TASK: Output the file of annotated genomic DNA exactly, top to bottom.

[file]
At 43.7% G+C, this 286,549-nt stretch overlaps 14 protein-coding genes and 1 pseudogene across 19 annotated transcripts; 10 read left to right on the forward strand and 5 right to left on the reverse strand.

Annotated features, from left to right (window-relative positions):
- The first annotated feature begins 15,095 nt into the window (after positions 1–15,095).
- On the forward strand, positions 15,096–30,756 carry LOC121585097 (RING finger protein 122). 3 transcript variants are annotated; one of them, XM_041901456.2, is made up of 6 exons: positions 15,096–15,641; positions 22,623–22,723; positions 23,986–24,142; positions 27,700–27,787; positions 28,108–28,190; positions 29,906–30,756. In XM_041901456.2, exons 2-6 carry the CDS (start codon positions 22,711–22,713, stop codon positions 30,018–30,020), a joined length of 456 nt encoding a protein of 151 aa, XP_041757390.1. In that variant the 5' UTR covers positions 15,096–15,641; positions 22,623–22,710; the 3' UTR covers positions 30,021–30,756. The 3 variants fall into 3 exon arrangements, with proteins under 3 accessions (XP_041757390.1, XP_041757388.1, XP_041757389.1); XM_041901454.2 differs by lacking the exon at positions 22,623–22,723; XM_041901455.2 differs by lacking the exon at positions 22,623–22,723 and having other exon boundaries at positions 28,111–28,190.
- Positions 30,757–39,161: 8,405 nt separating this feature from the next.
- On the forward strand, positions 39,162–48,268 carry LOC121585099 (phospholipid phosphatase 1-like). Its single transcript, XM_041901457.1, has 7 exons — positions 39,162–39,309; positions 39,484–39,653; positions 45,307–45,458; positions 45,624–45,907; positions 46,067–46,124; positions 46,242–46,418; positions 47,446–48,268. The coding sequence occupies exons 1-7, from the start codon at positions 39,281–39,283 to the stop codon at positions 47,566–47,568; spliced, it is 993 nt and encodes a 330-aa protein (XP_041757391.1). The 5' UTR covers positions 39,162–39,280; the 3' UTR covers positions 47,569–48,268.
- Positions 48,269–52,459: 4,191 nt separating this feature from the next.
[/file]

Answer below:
At 43.7% G+C, this 286,549-nt stretch overlaps 14 protein-coding genes and 1 pseudogene across 19 annotated transcripts; 10 read left to right on the forward strand and 5 right to left on the reverse strand.

Annotated features, from left to right (window-relative positions):
- The first annotated feature begins 15,095 nt into the window (after positions 1–15,095).
- On the forward strand, positions 15,096–30,756 carry LOC121585097 (RING finger protein 122). 3 transcript variants are annotated; one of them, XM_041901456.2, is made up of 6 exons: positions 15,096–15,641; positions 22,623–22,723; positions 23,986–24,142; positions 27,700–27,787; positions 28,108–28,190; positions 29,906–30,756. In XM_041901456.2, exons 2-6 carry the CDS (start codon positions 22,711–22,713, stop codon positions 30,018–30,020), a joined length of 456 nt encoding a protein of 151 aa, XP_041757390.1. In that variant the 5' UTR covers positions 15,096–15,641; positions 22,623–22,710; the 3' UTR covers positions 30,021–30,756. The 3 variants fall into 3 exon arrangements, with proteins under 3 accessions (XP_041757390.1, XP_041757388.1, XP_041757389.1); XM_041901454.2 differs by lacking the exon at positions 22,623–22,723; XM_041901455.2 differs by lacking the exon at positions 22,623–22,723 and having other exon boundaries at positions 28,111–28,190.
- Positions 30,757–39,161: 8,405 nt separating this feature from the next.
- On the forward strand, positions 39,162–48,268 carry LOC121585099 (phospholipid phosphatase 1-like). Its single transcript, XM_041901457.1, has 7 exons — positions 39,162–39,309; positions 39,484–39,653; positions 45,307–45,458; positions 45,624–45,907; positions 46,067–46,124; positions 46,242–46,418; positions 47,446–48,268. The coding sequence occupies exons 1-7, from the start codon at positions 39,281–39,283 to the stop codon at positions 47,566–47,568; spliced, it is 993 nt and encodes a 330-aa protein (XP_041757391.1). The 5' UTR covers positions 39,162–39,280; the 3' UTR covers positions 47,569–48,268.
- Positions 48,269–52,459: 4,191 nt separating this feature from the next.